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Article ID: 689861

Minimally Invasive Brain Implant Lessens Seizures

University of California San Diego Health

UC San Diego Health now offers patients with epilepsy another non-pharmacological way to treat seizures. For the more than one million individuals who live with uncontrolled seizures despite taking medications, UC San Diego Health recently began offering the first and only FDA-approved brain-responsive neurostimulation (RNS) system designed for the treatment of refractory epilepsy.

Released:
20-Feb-2018 4:05 PM EST
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Epilepsy, Neuro, Local - California

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Article ID: 689864

Latest Palliative Care Findings on Caregiver Depression, LGBT Partners, Moral Distress

Loyola University Health System

Caregivers of patients with long critical illnesses experience high and persistent rates of depression. Losing a partner can be especially stressful for lesbian, gay, bisexual and transgender people. Resident physicians experience moral distress when they administer futile treatments at the end of life.

Released:
20-Feb-2018 4:05 PM EST
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Healthcare, LGBTQ Issues, Mental Health, Local - Illinois, Local - Chicago Metro, All Journal News

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Article ID: 689860

California Evaluates Eugenics Sterilization Compensation Program @Umich Prof. Available to Comment

University of Michigan

Released:
20-Feb-2018 4:00 PM EST
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Government/Law, U.S. Politics, Local - California

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Article ID: 689858

Women With Type 1 Diabetes Face Specific Challenges

Loyola University Health System

Women With Type 1 Diabetes Face Specific Challenges

Released:
20-Feb-2018 3:15 PM EST
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Diabetes, Women's Health, Local - Illinois, Local - Chicago Metro

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Article ID: 689857

David A. Solá-Del Valle, M.D., Joins Mass. Eye and Ear Glaucoma Service

Massachusetts Eye and Ear

David A. Solá-Del Valle, M.D., a board-certified ophthalmologist and fellowship-trained glaucoma specialist, has recently joined the Glaucoma Service at Mass. Eye and Ear.

Released:
20-Feb-2018 3:05 PM EST
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Healthcare, Hearing, Vision, Local - Massachusetts, Local - Boston Metro

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Article ID: 689562

Janey L. Wiggs, M.D., Ph.D., FARVO, Receives ARVO Dr. David L. Epstein Award

Massachusetts Eye and Ear

Janey L. Wiggs, M.D., Ph.D., FARVO, Associate Chief of Ophthalmology Clinical Research and Associate Director of the Howe Laboratory at Massachusetts Eye and Ear, is the 2018 recipient of the Dr. David L. Epstein Award

Released:
20-Feb-2018 2:05 PM EST
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Vision, Local - Massachusetts, Local - Boston Metro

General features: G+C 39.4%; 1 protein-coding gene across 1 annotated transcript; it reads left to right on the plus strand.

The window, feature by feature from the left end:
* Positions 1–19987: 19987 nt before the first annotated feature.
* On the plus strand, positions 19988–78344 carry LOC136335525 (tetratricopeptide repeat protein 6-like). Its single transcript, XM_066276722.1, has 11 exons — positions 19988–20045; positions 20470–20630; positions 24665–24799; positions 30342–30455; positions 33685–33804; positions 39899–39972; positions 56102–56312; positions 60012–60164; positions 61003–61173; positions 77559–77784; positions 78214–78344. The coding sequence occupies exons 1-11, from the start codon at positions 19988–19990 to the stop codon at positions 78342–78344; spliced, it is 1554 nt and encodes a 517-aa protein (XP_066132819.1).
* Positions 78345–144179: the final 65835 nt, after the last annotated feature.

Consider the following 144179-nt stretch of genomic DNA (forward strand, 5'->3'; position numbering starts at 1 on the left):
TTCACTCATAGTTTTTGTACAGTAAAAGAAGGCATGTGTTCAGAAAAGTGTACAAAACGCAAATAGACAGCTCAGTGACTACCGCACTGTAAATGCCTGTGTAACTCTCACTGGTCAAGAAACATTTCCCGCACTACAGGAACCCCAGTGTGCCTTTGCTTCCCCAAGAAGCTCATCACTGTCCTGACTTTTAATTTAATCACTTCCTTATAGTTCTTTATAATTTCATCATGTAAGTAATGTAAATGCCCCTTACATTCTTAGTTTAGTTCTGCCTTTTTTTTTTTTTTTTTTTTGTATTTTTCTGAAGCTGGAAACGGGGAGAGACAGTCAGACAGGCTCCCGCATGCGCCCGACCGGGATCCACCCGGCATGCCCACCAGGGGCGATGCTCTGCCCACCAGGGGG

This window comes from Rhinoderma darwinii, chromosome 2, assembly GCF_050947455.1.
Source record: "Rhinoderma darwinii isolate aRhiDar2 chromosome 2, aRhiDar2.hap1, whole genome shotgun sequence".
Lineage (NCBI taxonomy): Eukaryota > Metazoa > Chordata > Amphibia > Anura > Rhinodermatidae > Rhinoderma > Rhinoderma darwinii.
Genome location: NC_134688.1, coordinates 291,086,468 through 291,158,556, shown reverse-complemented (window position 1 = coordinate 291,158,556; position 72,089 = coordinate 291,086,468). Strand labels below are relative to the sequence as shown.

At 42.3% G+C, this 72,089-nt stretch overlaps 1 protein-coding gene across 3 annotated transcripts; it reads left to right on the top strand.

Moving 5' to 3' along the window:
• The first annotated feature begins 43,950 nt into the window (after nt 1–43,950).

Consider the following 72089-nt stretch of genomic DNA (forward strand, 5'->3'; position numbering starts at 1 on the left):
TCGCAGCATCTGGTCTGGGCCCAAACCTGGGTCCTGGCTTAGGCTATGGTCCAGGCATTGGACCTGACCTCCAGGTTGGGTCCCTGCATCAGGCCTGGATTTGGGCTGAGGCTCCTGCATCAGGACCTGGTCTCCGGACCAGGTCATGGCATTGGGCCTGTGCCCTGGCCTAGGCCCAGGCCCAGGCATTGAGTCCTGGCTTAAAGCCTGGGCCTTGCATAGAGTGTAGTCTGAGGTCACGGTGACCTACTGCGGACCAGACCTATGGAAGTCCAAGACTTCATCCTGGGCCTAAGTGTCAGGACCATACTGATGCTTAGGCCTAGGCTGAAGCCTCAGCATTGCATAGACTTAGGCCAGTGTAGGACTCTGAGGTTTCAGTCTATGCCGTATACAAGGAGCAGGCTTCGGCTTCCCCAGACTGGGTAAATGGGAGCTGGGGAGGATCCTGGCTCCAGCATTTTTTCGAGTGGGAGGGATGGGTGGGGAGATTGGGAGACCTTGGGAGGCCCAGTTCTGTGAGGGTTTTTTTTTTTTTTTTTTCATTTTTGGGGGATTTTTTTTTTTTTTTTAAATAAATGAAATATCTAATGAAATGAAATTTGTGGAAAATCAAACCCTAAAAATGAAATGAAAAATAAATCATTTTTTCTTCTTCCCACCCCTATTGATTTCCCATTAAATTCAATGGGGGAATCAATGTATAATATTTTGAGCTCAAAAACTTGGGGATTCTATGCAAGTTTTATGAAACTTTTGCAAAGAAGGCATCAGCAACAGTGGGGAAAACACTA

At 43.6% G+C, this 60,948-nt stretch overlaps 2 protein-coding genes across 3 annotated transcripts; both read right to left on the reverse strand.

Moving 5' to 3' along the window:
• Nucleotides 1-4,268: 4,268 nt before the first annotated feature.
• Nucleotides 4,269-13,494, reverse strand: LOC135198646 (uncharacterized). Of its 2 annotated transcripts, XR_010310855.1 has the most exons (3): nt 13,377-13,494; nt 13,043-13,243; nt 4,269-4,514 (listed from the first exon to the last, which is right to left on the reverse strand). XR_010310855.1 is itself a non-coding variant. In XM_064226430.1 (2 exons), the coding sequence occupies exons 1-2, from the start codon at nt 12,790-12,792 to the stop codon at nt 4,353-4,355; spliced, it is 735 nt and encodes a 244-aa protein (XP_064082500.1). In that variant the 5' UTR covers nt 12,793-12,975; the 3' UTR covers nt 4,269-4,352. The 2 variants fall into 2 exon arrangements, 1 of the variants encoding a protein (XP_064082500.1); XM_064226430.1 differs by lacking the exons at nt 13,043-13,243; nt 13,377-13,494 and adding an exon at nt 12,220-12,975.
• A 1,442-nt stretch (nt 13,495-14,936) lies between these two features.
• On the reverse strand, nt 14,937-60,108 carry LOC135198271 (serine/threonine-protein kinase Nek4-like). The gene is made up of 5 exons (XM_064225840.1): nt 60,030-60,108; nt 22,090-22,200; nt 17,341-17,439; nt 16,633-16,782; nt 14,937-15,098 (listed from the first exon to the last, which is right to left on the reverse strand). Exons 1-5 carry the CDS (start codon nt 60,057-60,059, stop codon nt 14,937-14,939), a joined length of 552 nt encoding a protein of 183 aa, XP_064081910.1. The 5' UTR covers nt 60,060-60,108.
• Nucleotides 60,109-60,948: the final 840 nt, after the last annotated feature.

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Article ID: 689852

TSRI Stroke Drug Demonstrates Safety in Clinical Trial

Scripps Research Institute

“These results lay the groundwork for the next steps toward FDA approval,” says John Griffin, PhD, professor at TSRI, whose team invented 3K3A-APC.

Released:
20-Feb-2018 2:05 PM EST
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Aging, Mental Health, Neuro, Local - California, Medical Meetings

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Article ID: 689851

“Icebreaker” Protein Opens Genome for T Cell Development, Penn Researchers Find

Perelman School of Medicine at the University of Pennsylvania

Researchers describe the role of a transcription factor called TCF-1 in targeting the condensed chromatin and regulating the availability of genome sequences in T-cell development. The new connection between TCF-1 and chromatin will aid in developing new therapies using epigenetic drugs to alter T-cell fate in cancer, autoimmune disorders, and infectious diseases.

Released:
20-Feb-2018 2:05 PM EST
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All Journal News, Cancer, Cell Biology, Genetics, Immunology, Local - Pennsylvania, Grant Funded News

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Article ID: 689853

Harris Health Awarded First-Ever Gold Workplace Health Achievement

Harris Health System

The American Heart Association (AHA) awarded Harris Health System its first-ever Gold level Workplace Health Achievement for creating and implementing successful health programs for employees in the workplace. This award echoes AHA’s mission of building healthier lives free of cardiovascular disease and stroke.

Released:
20-Feb-2018 2:05 PM EST
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Healthcare, In the Workplace, Local - Texas, Local - Houston Metro

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  • Embargo expired:
    20-Feb-2018 2:00 PM EST

Article ID: 689802

Women Once Considered Low Risk for Heart Disease Shown to Have Evidence of Previous Heart Attack Scars

Cedars-Sinai

Women who complain about chest pain often are reassured by their doctors that there is no reason to worry because their angiograms show that the women don’t have blockages in the major heart arteries, a primary cause of heart attacks in men. But a National Institutes of Health study led by investigators at the Barbra Streisand Women’s Heart Center in the Smidt Heart Institute, shows that about 8% of those women actually have scars on their heart that indicate they experienced a heart attack.

Released:
19-Feb-2018 5:05 PM EST
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All Journal News, Cardiovascular Health, Heart Disease, Women's Health, Local - California, Local - LA Metro


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